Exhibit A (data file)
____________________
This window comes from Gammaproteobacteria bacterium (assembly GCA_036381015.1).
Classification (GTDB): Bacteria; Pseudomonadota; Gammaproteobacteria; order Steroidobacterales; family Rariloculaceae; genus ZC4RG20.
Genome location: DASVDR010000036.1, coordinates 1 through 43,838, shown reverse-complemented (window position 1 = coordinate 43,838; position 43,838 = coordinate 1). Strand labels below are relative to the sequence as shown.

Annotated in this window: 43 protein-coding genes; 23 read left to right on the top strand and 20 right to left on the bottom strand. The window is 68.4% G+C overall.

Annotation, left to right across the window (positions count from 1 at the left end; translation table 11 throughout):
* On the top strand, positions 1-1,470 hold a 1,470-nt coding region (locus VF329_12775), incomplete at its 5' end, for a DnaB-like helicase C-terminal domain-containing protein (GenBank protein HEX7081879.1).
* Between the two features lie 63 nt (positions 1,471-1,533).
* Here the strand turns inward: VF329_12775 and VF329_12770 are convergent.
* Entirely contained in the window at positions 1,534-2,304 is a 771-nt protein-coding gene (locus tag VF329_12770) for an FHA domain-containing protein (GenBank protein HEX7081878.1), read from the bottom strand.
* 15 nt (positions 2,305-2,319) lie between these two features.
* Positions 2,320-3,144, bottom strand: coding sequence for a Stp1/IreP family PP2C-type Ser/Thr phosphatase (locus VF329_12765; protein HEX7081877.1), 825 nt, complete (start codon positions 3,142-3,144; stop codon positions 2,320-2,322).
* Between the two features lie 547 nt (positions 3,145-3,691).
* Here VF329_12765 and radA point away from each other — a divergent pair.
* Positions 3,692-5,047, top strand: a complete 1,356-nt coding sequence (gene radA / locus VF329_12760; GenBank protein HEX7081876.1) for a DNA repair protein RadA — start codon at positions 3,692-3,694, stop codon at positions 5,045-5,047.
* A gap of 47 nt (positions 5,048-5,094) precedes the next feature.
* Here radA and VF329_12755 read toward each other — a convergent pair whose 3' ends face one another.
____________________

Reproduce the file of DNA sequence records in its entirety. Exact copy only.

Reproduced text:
This window comes from Gammaproteobacteria bacterium (assembly GCA_036381015.1).
Classification (GTDB): Bacteria; Pseudomonadota; Gammaproteobacteria; order Steroidobacterales; family Rariloculaceae; genus ZC4RG20.
Genome location: DASVDR010000036.1, coordinates 1 through 43,838, shown reverse-complemented (window position 1 = coordinate 43,838; position 43,838 = coordinate 1). Strand labels below are relative to the sequence as shown.

Annotated in this window: 43 protein-coding genes; 23 read left to right on the top strand and 20 right to left on the bottom strand. The window is 68.4% G+C overall.

Annotation, left to right across the window (positions count from 1 at the left end; translation table 11 throughout):
* On the top strand, positions 1-1,470 hold a 1,470-nt coding region (locus VF329_12775), incomplete at its 5' end, for a DnaB-like helicase C-terminal domain-containing protein (GenBank protein HEX7081879.1).
* Between the two features lie 63 nt (positions 1,471-1,533).
* Here the strand turns inward: VF329_12775 and VF329_12770 are convergent.
* Entirely contained in the window at positions 1,534-2,304 is a 771-nt protein-coding gene (locus tag VF329_12770) for an FHA domain-containing protein (GenBank protein HEX7081878.1), read from the bottom strand.
* 15 nt (positions 2,305-2,319) lie between these two features.
* Positions 2,320-3,144, bottom strand: coding sequence for a Stp1/IreP family PP2C-type Ser/Thr phosphatase (locus VF329_12765; protein HEX7081877.1), 825 nt, complete (start codon positions 3,142-3,144; stop codon positions 2,320-2,322).
* Between the two features lie 547 nt (positions 3,145-3,691).
* Here VF329_12765 and radA point away from each other — a divergent pair.
* Positions 3,692-5,047, top strand: a complete 1,356-nt coding sequence (gene radA / locus VF329_12760; GenBank protein HEX7081876.1) for a DNA repair protein RadA — start codon at positions 3,692-3,694, stop codon at positions 5,045-5,047.
* A gap of 47 nt (positions 5,048-5,094) precedes the next feature.
* Here radA and VF329_12755 read toward each other — a convergent pair whose 3' ends face one another.